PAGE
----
10. Blindspot

Blindspot

A woman in a duffel bag and no clothes appears in the middle of Times Square in New York City. It should have been clear from the get-go that Blindspot is trying to be something it isn’t. Jane Doe, whose memory has been wiped clean, becomes the show’s focal point. What does she want and who is she?

When she discovers that the villains are her brother and mother, the plot thickens considerably. The rest of Jane’s team must now decide if Jane can be trusted. For fans of The Blacklist, Blindspot should be a must-see film with plenty of heart-pounding action.

9. Chicago PD

It’s hard to think of a better character than Raymond Reddington. However, there is a third party who is underappreciated. The tough streets of Chicago are led by Chicago PD officer Hank Voight, who is the head of the Intelligence Unit. Even from a distance, it appears that Voight and Reddington would get along well.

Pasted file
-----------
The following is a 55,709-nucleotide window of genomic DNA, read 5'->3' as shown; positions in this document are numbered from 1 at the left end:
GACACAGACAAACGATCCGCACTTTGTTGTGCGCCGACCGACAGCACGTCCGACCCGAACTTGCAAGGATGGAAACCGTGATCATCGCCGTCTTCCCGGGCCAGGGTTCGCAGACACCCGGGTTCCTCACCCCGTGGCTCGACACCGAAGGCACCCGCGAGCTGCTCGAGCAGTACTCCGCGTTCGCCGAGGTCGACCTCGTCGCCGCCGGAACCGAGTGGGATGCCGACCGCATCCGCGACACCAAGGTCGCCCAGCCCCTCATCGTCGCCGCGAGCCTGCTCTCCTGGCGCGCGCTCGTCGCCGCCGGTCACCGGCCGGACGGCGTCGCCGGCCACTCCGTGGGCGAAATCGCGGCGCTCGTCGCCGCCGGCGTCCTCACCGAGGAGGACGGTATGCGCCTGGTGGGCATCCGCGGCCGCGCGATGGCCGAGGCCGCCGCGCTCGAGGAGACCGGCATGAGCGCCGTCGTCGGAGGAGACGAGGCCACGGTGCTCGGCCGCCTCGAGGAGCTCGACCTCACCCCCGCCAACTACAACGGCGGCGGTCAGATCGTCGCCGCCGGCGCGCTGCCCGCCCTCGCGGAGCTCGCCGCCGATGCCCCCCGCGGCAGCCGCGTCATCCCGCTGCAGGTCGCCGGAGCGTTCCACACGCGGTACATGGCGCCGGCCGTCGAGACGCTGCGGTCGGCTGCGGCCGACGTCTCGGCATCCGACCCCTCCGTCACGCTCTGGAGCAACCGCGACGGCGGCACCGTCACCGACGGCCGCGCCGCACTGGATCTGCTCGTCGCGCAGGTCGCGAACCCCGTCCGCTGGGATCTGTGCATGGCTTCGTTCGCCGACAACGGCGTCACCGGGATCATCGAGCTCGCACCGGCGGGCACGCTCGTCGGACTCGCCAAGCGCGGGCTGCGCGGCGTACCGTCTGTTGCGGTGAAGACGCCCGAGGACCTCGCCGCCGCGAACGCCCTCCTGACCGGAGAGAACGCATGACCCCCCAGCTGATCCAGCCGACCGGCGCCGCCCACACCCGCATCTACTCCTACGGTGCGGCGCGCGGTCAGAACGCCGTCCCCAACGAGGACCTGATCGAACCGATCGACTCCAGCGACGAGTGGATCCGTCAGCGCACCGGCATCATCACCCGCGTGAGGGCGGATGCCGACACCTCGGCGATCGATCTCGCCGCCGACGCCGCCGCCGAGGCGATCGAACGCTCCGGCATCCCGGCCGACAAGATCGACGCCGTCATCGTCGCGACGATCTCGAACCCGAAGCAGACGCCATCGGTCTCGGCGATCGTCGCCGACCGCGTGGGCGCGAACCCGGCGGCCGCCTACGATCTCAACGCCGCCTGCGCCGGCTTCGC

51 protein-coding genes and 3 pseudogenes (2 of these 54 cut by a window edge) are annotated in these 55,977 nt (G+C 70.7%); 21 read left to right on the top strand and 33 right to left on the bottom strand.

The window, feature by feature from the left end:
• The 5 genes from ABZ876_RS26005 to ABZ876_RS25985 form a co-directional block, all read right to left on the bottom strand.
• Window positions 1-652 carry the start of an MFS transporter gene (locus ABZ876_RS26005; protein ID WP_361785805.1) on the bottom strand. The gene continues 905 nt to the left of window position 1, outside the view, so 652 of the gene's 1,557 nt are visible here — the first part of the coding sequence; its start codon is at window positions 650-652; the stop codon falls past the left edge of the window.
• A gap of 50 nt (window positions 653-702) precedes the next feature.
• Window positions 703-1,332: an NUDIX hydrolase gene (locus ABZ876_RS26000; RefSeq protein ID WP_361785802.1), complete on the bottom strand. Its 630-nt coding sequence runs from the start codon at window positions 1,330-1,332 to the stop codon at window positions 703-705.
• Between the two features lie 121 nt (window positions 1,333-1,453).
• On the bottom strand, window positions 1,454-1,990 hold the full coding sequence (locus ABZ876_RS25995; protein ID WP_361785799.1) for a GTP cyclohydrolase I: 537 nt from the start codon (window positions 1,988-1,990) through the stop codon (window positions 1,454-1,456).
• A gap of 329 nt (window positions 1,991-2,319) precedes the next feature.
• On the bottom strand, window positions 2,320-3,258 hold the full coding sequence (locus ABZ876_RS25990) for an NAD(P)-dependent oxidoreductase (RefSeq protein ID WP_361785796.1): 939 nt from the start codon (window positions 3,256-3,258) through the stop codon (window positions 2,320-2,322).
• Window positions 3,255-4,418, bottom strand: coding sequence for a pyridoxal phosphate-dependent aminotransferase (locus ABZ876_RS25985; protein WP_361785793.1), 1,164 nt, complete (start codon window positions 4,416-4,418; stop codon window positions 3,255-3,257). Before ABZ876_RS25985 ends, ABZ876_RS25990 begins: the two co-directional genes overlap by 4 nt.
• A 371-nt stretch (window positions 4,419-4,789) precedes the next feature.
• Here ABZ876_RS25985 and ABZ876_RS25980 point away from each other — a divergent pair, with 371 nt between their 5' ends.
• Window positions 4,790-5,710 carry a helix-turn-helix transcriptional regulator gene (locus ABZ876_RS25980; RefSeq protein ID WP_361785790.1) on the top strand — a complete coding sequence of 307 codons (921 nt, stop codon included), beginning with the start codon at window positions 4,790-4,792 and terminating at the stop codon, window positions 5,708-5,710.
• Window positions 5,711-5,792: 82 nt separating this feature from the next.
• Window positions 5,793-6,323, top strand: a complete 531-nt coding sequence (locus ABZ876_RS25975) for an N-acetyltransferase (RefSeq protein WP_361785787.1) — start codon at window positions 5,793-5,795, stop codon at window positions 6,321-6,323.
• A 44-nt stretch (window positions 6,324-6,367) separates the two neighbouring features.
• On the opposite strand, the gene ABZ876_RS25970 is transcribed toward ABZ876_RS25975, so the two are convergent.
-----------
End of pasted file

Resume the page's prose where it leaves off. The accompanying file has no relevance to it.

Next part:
The Blacklist depicts criminals at a higher level of sophistication than the Chicago Police Department. In spite of this, the action is exciting, and the writers of Chicago PDexplore numerous storylines over the course of a season.

8. Criminal Minds

Criminal Minds

Carousel of characters didn’t matter because Criminal Minds was so well done. In order to figure out not only who the murderer was, but also why he or she may have done it, viewers had to go through a mental process.

Related:The Blacklist: IMDb’s Picks for Season 1’s Best and Worst Episodes